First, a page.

Friday, September 24, 2010
July 17th in History
180 – Twelve inhabitants of Scillium in North Africa are executed for being Christians. This is the earliest record of Christianity in that part of the world, and unfortunately combines two of the intertwining threads of today's history, death and religion.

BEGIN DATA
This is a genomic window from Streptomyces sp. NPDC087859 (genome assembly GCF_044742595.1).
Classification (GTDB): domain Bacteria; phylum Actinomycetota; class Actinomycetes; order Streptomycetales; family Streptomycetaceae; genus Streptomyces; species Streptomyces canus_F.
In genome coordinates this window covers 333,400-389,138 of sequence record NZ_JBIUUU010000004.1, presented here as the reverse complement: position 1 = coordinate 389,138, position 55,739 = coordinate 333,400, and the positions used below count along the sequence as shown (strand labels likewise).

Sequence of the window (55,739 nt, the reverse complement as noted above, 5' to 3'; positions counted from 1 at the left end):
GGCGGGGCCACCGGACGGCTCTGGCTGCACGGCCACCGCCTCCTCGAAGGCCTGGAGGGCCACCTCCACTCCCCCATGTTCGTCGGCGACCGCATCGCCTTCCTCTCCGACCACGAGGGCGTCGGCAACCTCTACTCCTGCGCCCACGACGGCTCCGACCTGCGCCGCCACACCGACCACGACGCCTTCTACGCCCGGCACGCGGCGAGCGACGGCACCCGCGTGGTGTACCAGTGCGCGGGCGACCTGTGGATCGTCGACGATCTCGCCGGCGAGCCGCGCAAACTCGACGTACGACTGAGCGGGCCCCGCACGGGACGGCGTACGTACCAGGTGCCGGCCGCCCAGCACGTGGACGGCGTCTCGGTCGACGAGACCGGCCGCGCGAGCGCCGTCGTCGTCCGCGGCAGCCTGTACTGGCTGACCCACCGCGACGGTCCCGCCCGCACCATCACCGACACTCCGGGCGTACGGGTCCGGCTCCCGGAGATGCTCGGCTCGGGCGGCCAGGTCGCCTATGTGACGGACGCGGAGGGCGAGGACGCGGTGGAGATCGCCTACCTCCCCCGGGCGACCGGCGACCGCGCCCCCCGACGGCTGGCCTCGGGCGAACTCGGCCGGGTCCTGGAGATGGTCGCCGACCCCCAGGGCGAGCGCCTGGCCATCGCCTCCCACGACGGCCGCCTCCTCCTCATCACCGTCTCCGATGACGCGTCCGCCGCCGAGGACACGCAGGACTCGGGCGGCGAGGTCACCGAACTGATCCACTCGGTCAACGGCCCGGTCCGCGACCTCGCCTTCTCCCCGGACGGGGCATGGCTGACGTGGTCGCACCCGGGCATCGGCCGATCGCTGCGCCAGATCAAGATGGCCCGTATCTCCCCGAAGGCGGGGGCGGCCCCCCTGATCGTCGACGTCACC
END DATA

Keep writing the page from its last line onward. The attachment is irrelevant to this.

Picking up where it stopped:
Quite unlike Corrigan who didn't attack anyone, instead of attacking the Muslims in control of the Holy Land, being too underfunded and undermanned to reasonably succeed at that, the expedition was persuaded to attack Christian Constantinople by sea. The assault sacked the city engaging in days of rampant raping, looting, pillaging and general destruction of their fellow Christians, including a massive desecration of the great church of Hagia Sophia and the destruction of one of the finest libraries in the western world, the magnificent Library of Constantinople. This was the final chapter in a long line of divisive acts on both sides leading to the Great Schism in Christianity between the western Christians, the "Latins", and the eastern Christians, 'the Greeks", dividing into what we call Roman Catholic and Eastern Orthodox branches of Christianity. Not to be confused with the later schism of the Reformation, creating the divisions we know as Protestant and Catholic. The Byzantine emperor Alexius III Angelus flees from his capital into exile. Anyone who ever, at any time, wishes to compare our modern middle eastern policies and military actions with the crusades would be wise to learn the history of those crusades. Actually, anyone wishing to have a perspective on our modern military and diplomatic decisions would be wise to brush up on the history of the Crusades.